In these first two arguments that I’ve described, I think Yates would find that there is still some sympathy for these arguments today, principally among conservatives who would be on board with Yates’s call for a smaller, not stronger, central government. However, I don’t think that anybody (of a reasonable persuasion anyway) would argue that they are reason abolish the uniting principles of the country.
Ironically, Yates’s most persuasive argument (and the one he uses the bulk of his ink writing) may have come with a bit of help from Baron de Montesquieu (a French political theorist who some of the American Founding Fathers carefully studied and admired). Essentially, he cited work of Montesquieu that thoughtfully explained that a republic should be small. Yates goes on to make the case that any representative government that intends to serve millions of people (there were only three-million people America at this time – imagine if he knew we’d one day have more than three-hundred million) will undoubtedly become disastrously become bureaucratic and “unwieldly.” I don’t know about you, but I think there is a lot of truth in this idea. He supports this idea with examples of Greek and Roman republics which started small, but grew out of control and became tyrannical.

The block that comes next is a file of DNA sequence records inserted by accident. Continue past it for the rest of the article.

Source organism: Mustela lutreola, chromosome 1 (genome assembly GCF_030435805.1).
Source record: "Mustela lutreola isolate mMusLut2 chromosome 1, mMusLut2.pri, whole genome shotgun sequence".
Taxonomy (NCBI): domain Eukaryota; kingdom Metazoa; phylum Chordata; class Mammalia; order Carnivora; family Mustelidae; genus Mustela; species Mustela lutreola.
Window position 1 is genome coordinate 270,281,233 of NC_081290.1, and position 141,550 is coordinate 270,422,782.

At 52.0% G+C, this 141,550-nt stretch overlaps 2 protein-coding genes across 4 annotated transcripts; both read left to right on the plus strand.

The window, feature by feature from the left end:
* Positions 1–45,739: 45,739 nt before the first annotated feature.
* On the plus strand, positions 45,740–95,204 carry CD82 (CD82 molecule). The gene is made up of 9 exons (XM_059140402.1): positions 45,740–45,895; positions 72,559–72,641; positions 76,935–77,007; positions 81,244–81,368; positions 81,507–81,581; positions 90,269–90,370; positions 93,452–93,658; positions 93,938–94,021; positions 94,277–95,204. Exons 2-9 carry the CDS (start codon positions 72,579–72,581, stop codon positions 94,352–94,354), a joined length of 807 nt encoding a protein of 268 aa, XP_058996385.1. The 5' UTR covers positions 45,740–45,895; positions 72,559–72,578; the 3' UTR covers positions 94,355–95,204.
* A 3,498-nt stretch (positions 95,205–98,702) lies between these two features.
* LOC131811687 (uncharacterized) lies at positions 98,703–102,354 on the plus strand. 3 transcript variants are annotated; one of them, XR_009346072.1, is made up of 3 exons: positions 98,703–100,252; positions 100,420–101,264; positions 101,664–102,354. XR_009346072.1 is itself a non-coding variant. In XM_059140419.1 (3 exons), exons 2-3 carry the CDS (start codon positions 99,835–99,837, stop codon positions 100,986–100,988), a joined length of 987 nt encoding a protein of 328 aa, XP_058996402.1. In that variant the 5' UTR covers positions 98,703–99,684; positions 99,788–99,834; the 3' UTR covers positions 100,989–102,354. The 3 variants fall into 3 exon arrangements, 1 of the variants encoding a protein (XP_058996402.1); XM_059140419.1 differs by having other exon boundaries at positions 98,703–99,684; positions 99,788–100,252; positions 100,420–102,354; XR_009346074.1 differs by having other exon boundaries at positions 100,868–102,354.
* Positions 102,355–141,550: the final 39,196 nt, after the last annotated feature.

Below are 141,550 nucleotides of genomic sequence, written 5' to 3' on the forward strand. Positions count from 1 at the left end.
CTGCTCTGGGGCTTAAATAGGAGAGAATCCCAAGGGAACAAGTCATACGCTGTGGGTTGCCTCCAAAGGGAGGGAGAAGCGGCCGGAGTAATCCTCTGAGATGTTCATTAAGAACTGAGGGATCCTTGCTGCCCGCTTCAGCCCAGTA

All of his arguments weren’t perfectly sound, in my estimation, however. He does argue that, historically, no standing army has ever been on the side of liberty, and thus, a standing army is antithetical to liberty. Obviously this raises the question: How does a country protect its interests if it has no means to ward off invaders? I think he missed the mark here.
So I ask: What do you think this critic of the United States of America, before it even officially became the United States of America, would think of our republic today if he had the benefit of two-hundred thirty years of hindsight? Would he see our history as proof that his ideas of an out-of-control republic as confirmation of his suspicions? Or would he recognize that our Founding Fathers who wrote the Constitution (which has lasted longer than any other in history – and it’s not even close), had a pretty good idea of what they were doing, after all?
(2012) The U.S. Constitution: A Reader. 10th Edition. (Edited by the Hillsdale College Politics Faculty) Hillsdale, Michigan. Hillsdale College Press.